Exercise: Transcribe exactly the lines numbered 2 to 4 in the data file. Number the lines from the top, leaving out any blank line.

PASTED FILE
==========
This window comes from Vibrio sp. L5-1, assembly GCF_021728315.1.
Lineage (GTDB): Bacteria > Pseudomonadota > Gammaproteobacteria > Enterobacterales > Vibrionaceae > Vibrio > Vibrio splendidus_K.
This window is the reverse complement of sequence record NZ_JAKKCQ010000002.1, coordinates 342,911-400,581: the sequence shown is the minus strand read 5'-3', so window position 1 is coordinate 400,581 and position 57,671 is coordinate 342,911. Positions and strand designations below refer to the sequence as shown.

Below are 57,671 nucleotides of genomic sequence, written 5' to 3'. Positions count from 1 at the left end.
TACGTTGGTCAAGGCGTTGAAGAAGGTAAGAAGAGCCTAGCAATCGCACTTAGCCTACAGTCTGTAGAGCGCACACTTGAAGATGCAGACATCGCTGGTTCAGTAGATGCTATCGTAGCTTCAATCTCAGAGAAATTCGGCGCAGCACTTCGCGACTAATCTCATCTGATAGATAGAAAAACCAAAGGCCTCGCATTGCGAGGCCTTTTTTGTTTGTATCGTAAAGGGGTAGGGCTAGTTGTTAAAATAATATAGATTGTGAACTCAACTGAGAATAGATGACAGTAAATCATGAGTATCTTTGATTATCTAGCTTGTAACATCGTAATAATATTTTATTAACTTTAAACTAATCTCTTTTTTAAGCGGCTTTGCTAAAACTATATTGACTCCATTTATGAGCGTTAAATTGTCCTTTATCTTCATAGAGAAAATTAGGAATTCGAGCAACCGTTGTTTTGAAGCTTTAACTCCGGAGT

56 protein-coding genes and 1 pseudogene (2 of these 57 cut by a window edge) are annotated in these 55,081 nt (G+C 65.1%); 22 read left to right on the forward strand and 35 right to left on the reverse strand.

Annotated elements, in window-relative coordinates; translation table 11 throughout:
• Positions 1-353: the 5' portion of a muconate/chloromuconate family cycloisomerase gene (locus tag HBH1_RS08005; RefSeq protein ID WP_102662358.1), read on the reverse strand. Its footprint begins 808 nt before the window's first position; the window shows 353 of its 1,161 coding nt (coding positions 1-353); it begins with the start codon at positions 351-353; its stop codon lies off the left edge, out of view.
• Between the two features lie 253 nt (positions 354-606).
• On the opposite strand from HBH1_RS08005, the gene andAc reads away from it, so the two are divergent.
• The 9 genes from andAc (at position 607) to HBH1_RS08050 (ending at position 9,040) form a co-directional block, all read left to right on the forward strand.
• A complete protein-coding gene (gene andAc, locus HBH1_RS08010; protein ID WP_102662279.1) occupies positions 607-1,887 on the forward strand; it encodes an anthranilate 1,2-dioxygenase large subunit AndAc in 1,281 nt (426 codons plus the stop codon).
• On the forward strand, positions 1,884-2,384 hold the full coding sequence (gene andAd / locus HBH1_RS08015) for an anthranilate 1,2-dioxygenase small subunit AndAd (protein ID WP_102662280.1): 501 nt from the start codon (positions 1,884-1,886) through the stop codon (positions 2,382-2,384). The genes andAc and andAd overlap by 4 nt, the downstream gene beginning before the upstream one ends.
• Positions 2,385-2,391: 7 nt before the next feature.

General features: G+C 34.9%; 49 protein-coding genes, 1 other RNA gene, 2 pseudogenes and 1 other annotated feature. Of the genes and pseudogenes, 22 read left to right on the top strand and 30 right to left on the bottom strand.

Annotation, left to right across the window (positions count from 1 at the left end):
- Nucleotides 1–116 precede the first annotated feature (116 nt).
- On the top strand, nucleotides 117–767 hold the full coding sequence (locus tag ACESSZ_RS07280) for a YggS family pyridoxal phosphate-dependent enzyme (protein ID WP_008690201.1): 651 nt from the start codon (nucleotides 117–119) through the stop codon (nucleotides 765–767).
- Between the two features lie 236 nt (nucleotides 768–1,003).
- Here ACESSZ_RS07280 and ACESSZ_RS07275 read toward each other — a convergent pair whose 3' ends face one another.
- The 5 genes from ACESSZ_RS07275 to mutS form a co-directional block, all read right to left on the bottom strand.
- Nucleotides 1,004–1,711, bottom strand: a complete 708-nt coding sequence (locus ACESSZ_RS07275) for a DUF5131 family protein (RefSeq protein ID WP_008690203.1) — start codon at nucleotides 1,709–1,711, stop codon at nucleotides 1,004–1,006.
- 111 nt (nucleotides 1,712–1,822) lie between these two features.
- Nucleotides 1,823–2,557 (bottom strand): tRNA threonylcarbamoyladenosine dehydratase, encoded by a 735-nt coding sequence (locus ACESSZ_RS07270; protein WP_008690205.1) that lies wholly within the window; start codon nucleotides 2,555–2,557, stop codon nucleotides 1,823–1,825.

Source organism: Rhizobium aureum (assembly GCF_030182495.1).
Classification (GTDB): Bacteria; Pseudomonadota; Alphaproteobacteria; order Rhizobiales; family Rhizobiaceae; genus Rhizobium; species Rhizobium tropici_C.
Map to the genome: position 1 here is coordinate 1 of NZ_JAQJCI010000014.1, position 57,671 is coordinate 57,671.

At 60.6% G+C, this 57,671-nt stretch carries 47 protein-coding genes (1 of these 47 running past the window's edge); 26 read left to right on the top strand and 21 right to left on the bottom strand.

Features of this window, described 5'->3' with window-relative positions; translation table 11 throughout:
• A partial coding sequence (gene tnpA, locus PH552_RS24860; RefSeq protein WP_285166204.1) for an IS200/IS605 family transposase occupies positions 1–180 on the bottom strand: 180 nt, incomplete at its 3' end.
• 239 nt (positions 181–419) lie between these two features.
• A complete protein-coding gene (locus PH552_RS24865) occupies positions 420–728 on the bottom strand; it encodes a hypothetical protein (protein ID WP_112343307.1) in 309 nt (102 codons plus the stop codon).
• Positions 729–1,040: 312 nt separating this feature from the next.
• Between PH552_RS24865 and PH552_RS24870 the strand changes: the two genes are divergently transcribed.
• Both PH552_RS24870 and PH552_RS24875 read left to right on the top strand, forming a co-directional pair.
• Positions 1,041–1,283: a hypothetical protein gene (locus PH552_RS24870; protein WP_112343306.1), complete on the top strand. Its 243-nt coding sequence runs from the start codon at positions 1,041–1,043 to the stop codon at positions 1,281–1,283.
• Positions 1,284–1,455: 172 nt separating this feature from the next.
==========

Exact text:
Lineage (GTDB): Bacteria > Pseudomonadota > Gammaproteobacteria > Enterobacterales > Vibrionaceae > Vibrio > Vibrio splendidus_K.
This window is the reverse complement of sequence record NZ_JAKKCQ010000002.1, coordinates 342,911-400,581: the sequence shown is the minus strand read 5'-3', so window position 1 is coordinate 400,581 and position 57,671 is coordinate 342,911. Positions and strand designations below refer to the sequence as shown.

Below are 57,671 nucleotides of genomic sequence, written 5' to 3'. Positions count from 1 at the left end.